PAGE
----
PNC Mortgage Rates Seem Competitive
- PNC Mortgage openly advertises its mortgage rates
- Which not all home loan lenders tend to do
- They appear to be quite competitive relative to other lenders
- But note that they often assume a 70-80% LTV ratio among other things
Speaking of interest rates, let’s talk about the rates at PNC Mortgage. First off, kudos to them for advertising their mortgage rates. Not all mortgage companies do.
My first impression – they’re quite competitive, but as always, we have to consider the assumptions they make. And they make some pretty big ones.
For conforming loan amounts, they assume you’re putting down 20% of the home purchase price, or that you have 20% equity in your home. Plenty of homeowners put down less when buying and/or have less equity.
They also expect you to have excellent credit, defined as a 740-credit score, and presume the property is a one-unit single-family home.
When it comes to jumbo loans, they make the same assumptions but base pricing on a 30% down payment, or 70% LTV.
While this isn’t uncommon (most lenders do this), you do have to pay attention to the assumptions to ensure you aren’t disappointed when you receive your actual rate quote.
Also take note of the lock period, which might be 30 or 60 days. If you accept a lower lock period you might be able to obtain an even lower mortgage rate.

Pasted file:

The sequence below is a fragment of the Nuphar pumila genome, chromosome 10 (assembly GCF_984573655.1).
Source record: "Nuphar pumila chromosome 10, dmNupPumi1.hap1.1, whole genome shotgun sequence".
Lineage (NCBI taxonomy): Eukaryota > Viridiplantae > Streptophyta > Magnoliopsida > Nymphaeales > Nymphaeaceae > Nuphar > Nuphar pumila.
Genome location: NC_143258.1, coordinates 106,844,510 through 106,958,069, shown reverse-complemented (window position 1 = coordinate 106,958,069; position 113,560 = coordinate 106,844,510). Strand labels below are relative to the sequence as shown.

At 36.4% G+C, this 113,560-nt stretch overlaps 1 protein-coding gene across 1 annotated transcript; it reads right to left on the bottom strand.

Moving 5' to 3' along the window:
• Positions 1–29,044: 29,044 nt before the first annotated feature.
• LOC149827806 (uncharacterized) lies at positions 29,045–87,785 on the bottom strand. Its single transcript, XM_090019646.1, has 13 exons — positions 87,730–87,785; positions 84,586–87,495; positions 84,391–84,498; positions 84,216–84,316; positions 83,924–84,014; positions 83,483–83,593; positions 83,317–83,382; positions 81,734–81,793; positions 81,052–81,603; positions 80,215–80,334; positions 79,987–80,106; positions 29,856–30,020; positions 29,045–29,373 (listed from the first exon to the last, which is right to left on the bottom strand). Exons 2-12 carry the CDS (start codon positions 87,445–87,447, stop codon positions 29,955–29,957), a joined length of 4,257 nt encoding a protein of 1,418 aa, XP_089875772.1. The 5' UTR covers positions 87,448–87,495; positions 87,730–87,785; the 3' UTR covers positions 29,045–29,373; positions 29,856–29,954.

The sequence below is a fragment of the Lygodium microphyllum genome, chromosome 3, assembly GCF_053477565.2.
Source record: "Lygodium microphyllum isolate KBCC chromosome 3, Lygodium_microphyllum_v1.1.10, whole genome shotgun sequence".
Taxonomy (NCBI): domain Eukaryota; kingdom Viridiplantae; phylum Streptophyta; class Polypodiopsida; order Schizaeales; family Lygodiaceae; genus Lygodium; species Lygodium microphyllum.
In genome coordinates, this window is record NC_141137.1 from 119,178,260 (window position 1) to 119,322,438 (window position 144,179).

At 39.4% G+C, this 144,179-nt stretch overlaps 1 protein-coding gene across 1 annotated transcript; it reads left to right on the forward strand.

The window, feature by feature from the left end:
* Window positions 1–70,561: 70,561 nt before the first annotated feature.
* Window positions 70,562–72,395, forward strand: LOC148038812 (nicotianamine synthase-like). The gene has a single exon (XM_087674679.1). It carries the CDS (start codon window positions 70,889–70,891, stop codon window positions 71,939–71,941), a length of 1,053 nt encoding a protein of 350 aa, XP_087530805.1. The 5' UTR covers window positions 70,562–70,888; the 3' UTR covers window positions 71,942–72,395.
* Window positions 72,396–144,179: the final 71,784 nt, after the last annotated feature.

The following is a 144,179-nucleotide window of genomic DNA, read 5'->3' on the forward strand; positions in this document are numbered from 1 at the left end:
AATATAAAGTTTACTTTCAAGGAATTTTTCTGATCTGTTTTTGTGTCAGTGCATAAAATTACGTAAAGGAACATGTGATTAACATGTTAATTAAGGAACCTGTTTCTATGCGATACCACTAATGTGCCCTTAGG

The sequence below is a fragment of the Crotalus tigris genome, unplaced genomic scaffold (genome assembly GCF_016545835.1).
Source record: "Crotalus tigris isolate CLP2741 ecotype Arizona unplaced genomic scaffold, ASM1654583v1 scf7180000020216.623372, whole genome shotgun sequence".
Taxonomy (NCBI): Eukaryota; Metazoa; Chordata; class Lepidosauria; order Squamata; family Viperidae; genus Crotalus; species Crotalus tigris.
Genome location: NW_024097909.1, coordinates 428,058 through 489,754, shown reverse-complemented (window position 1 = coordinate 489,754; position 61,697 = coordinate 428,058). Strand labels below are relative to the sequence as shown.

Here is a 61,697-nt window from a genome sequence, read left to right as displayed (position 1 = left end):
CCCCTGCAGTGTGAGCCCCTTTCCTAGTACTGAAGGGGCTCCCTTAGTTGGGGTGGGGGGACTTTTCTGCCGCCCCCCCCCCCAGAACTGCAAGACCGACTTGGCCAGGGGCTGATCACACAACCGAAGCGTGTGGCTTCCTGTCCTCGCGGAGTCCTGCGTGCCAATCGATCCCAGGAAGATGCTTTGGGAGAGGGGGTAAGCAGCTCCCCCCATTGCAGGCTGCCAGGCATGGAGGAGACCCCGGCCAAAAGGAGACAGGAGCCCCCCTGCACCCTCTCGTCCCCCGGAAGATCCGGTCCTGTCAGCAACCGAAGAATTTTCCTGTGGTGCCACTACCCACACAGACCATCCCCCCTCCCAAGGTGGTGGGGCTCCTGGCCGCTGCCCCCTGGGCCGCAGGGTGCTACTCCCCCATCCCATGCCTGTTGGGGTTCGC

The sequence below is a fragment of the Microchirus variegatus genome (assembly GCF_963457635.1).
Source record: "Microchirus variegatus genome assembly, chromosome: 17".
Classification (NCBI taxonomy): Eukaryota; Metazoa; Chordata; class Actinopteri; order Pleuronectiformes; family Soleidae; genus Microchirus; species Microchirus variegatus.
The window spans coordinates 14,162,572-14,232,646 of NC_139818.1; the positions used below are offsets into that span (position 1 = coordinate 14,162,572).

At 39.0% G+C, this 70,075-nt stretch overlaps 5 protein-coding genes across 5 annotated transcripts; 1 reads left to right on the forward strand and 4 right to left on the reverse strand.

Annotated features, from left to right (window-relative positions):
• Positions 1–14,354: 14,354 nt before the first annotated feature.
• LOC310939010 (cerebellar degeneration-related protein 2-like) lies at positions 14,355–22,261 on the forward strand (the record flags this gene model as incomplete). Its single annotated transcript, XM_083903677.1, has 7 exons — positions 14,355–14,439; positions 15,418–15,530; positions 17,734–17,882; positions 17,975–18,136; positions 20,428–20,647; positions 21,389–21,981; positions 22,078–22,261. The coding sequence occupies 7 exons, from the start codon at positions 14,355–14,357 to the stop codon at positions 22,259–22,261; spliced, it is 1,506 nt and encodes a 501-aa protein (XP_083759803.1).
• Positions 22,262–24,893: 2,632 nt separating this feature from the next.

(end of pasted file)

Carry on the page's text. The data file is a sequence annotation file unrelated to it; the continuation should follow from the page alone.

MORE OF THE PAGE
Why Use PNC Mortgage?
- If their mortgage rates and closing costs are the lowest
- By all means consider them
- But they don’t do much to separate themselves from their competitors
- Aside from offering a free biweekly payment service
To be honest, they don’t provide many reasons to use them other than the relationship discount on their home equity offerings and perhaps their competitive interest rates, along with a free biweekly mortgage payment service.
Maybe PNC can offer lower mortgage rates than the competition, which is certainly enough to choose them over another lender, but there doesn’t seem to be much else to talk about here.
PNC Mortgage doesn’t appear to have any special technology like the other major players, such as Rocket Mortgage from Quicken, or the new digital offerings provided by the likes of Bank of America and Chase.
They have their “Home Insight Planner,” which features some mortgage calculators and lets you generate home affordability scenarios, but it seems a bit clunky and not all that revolutionary.
It doesn’t seem to be linked to a digital loan application, and there’s no mention of a smartphone app, something that is becoming standard in the industry.
Additionally, the majority of their loan products are run-of-the-mill options you can obtain just about anywhere else. The exception might be their Home Equity Rapid Refinance, though as noted, it’s not clear what exactly it is, and it doesn’t sound like a game changer at that.
They do service a lot of mortgages, so it’s possible you might actually be making your mortgage payments out to PNC if you get your home loan with them. This can be a plus if you’re sick of your mortgage loan being sold and transferred over and over.
But until PNC Mortgage does more to separate themselves from the crowd, they likely won’t attract many clients outside their existing customer base, especially as more disruptors emerge to shake up the scene.